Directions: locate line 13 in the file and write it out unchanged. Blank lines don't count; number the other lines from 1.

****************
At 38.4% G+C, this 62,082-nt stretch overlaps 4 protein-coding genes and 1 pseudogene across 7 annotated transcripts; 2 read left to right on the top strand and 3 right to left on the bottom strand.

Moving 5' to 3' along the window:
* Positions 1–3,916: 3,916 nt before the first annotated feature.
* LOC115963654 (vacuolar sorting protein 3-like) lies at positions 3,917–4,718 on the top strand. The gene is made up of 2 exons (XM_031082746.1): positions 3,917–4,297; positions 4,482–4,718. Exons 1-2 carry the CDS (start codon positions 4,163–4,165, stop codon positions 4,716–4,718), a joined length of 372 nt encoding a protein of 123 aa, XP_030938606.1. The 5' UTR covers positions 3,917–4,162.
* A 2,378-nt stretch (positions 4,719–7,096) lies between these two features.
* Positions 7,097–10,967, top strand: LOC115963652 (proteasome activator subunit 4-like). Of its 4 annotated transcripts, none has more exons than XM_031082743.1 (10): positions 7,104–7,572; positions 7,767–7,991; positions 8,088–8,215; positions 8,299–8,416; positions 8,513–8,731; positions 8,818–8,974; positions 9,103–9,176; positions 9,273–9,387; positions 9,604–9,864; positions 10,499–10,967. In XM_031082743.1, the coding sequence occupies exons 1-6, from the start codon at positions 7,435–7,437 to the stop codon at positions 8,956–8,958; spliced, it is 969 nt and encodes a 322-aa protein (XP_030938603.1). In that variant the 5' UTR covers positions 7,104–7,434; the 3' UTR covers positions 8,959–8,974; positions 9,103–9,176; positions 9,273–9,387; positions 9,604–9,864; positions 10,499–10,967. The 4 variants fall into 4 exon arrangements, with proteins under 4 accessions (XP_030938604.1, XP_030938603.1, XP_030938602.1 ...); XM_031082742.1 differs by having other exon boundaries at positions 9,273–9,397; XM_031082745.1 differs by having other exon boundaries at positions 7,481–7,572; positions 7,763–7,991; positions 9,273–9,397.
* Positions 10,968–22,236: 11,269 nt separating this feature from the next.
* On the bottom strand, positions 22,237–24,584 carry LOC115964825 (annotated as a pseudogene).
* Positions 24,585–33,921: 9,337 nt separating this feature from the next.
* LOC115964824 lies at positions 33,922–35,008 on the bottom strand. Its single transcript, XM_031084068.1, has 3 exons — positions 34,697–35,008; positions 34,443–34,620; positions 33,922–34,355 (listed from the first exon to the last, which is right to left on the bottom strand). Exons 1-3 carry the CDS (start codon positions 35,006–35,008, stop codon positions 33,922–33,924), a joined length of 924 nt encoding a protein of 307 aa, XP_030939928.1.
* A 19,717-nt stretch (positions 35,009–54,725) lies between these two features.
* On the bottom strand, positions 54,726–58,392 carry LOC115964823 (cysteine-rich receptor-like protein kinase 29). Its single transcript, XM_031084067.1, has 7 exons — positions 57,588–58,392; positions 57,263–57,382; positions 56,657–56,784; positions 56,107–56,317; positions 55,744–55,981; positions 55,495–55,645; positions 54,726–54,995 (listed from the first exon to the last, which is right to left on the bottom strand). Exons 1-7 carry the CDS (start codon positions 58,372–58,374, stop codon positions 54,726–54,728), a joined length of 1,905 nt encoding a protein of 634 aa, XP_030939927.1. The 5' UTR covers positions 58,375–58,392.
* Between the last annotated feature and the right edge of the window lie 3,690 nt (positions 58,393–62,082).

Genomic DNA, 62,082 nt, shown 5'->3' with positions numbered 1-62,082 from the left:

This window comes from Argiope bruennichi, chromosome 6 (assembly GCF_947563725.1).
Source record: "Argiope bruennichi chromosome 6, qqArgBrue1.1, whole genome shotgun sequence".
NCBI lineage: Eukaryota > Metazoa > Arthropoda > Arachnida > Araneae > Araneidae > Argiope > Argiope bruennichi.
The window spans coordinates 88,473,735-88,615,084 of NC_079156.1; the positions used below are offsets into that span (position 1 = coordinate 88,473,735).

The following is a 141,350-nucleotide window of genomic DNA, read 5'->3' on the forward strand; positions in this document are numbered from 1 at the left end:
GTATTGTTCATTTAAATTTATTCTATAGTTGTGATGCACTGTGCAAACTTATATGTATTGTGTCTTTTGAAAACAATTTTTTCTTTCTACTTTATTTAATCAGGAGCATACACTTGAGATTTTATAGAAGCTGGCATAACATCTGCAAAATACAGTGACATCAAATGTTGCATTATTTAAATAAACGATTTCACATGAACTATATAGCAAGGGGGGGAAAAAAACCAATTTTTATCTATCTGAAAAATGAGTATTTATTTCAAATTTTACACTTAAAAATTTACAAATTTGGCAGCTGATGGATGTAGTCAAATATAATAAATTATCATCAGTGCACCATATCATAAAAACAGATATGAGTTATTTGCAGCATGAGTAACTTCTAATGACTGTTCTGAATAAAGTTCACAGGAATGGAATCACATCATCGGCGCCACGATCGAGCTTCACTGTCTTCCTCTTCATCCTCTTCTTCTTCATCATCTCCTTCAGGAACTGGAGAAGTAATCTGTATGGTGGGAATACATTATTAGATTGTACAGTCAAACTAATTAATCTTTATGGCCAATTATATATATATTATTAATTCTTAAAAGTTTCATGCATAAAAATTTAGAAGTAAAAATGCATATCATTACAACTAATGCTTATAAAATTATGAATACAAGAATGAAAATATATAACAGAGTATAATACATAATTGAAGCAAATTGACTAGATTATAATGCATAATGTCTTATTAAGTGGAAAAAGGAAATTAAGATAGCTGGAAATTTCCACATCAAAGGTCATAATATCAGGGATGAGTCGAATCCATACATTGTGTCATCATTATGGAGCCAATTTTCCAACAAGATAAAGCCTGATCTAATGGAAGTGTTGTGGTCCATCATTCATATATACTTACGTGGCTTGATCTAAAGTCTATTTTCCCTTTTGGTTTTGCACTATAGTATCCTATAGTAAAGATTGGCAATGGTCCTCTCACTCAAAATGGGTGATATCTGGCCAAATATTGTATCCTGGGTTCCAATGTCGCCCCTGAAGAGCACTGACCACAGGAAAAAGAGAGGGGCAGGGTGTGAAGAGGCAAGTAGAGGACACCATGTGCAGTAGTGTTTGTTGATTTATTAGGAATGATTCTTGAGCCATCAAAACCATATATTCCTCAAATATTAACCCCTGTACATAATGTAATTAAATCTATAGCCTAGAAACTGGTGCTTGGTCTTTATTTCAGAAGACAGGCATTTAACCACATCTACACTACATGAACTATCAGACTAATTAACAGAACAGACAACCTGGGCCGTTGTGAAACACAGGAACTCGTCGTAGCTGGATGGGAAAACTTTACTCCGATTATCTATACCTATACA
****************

* Between the last annotated feature and the right edge of the window lie 3,690 nt (positions 58,393–62,082).